It is not clearly known about how IL-17 expression is regulated (Liu et al., 2005). But some studies may be give our some implies. Researchers examined the requirements and mechanisms for IL-17 expression in primary mouse lymphocytes. Like many cytokines, IL-17 is induced rapidly in primary T cells after stimulation of the T cell receptor (TCR) through CD3 crosslinking. Surprisingly, however, the pattern of regulation of IL-17 is different in mice than in humans, because “costimulation” of T cells through CD28 only mildly enhanced IL-17 expression, whereas levels of IL-2 were dramatically enhanced (Tan et al., 2006a). Similarly, several other costimulatory molecules such as inducible costimulator (ICOS; Park et al., 2005), 4-1BB(a kind of costimulator molecules; Liu et al., 2005) and CD40 ligand (CD40L; Schnurr et al., 2005) exerted only very weak enhancing effects on IL-17 production. In agreement with other reports, IL-23 enhanced CD3 induced IL-17 expression. However, IL-17 production can occur autonomously in T cells, as neither DCs nor IL-23 were necessary for promoting short term production of IL-17 (Harrington et al., 2005; Vaknin-Dembinsky et al., 2006; Yen et al., 2006). Finally, to begin to characterize the TCR-mediated signaling pathway(s) required for IL-17 production, researchers showed that IL-17 expression is sensitive to cyclosporine A and mitogen activated protein kinase (MAPK) inhibitors, suggesting the involvement of the calcineurin/nucleus factor of activating T cell (NFAT) and MAPK signaling pathways (Liu et al., 2005).
Closing Remark and Prospective
The rapid emergence of the TGFβ, IL-23 and IL-17 cytokine network as a central player in immune pathogenesis has been followed by studies that have linked these cytokines to a new CD4+ T effector lineage, Th17, which has strong pathogenic potential. Although not addressed in this brief review, it is certain that the Th17 lineage evolved to control certain classes of pathogens, analogous to the specialized functions of Th1 and Th2 for handing intracellular pathogens and parasitic infections, respectively. Given the prominent association of TGFβ, IL-23, and IL-17 with host protection in a growing number of bacterial infection models, it is not unlikely that the Th17 lineage evolved to cope with a range of extracellular bacterial pathogens, although more studies will be needed to define the range of pathogens linked to Th17. Irrespective of the focus on autoimmunity or host defense, a number of crucial questions remain to be answered. How are IL-23 and IL-12 differentially regulated by pathogens and their products, and how might inappropriate Th17 responses be induced and lead to immune pathogenesis? What role does IL-23 play in amplifying or maintaining Th17 responses in vivo? Are there complementary or antagonistic roles for Th17 and Th1 responses in chronic inflammatory disease? Clearly, a great deal is yet to be learned in this field of research, but with the discovery of this novel pathway in immune regulation, the foundation for a new era in treatment of diseases of immunity has been laid.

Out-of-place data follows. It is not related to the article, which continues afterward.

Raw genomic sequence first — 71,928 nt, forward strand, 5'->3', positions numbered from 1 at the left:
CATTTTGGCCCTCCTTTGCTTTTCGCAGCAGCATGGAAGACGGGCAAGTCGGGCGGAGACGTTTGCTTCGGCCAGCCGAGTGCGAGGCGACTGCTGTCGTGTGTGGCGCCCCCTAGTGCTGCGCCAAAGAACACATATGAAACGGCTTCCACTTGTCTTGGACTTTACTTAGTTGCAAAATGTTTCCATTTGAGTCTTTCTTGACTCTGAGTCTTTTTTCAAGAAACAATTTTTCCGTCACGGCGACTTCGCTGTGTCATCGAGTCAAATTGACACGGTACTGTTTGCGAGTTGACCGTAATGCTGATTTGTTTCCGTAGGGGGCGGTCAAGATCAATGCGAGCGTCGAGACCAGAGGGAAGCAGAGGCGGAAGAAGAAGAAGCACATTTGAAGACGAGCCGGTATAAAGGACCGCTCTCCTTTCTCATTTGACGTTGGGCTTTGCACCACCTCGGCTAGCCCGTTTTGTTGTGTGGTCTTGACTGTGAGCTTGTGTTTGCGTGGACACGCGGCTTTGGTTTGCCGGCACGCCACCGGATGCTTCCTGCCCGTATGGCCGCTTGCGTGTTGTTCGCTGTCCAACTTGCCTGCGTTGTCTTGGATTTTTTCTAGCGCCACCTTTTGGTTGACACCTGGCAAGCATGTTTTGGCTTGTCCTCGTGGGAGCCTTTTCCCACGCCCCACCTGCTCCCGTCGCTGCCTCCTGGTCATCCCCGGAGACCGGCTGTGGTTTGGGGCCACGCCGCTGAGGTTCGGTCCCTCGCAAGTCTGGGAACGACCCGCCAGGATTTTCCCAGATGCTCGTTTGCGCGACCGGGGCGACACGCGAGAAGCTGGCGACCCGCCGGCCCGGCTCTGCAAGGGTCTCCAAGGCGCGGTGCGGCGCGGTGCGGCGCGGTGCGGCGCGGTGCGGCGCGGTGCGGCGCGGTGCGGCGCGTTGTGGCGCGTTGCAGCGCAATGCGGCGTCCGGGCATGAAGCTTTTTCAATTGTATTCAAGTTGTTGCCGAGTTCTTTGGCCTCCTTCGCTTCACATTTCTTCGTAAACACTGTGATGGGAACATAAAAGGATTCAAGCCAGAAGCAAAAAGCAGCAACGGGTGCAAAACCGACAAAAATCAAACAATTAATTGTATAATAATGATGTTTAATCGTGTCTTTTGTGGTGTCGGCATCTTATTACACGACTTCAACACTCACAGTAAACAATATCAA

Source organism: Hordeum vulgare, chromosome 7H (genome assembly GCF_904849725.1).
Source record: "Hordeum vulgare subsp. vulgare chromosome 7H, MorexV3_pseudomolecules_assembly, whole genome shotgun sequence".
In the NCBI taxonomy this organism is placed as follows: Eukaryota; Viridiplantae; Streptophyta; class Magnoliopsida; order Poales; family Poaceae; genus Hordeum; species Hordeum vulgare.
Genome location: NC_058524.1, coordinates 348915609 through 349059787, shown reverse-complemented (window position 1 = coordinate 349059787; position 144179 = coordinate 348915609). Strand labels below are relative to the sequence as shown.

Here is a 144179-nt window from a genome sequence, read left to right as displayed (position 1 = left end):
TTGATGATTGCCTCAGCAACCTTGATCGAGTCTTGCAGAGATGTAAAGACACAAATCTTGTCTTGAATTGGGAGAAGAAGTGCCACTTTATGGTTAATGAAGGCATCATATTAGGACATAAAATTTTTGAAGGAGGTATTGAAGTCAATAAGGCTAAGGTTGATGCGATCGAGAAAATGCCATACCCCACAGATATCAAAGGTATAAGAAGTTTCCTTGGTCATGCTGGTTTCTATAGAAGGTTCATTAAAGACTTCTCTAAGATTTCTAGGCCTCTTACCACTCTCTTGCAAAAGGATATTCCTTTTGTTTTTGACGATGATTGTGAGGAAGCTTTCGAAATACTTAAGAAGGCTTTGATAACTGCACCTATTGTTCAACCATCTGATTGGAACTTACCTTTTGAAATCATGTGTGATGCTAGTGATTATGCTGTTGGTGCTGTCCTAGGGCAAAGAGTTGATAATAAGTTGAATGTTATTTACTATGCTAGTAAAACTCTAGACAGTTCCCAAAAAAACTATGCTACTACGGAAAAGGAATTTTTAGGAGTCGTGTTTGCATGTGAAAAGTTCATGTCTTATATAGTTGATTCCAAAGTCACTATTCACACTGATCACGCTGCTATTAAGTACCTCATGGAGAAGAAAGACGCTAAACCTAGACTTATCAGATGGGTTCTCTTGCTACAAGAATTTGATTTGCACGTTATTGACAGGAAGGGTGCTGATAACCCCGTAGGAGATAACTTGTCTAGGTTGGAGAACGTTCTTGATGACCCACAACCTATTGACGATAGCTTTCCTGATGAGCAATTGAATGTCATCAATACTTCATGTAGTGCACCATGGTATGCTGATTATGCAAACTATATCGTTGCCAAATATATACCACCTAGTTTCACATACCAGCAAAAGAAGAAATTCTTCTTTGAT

The authors wish to thank Dr. Zhongmin Du and Dr. Yanping Han for their critical review of the manuscript. This work was supported by grants from the National High Technology Research and Development Program of China (Program 863, 2006AA02Z438, R.Y.), the National Natural Science Foundation for Key Progress (C30630060, Y.Z.), the National Natural Science Foundation for Young Scientist (C30600567, G.L.), the National Natural Science Foundation of China (C01010803, Z.D.), Chinese Academy of Sciences Wangkuancheng Postdoctoral Research Funds (2004, G.L.).
cytolytic T-lympnocyte-associated antigen 8
experimental autoimmune encephalomyelitis
forkhead/winged-helix family of transcription factors 3
A master regulator of Th2 differentiation
mitogen-activated protein kinase
nucleus factor of activating T cell
signal transducer and activator of transcription 1
encoded by the Tbx21 gene a master regulator of Th1 differentiation
T cell receptor
transforming growth factor-β
T help cell 1
IL-17 producing effector T cells
tumor necrosis factor α
toll-like receptor 2
regulatory T cells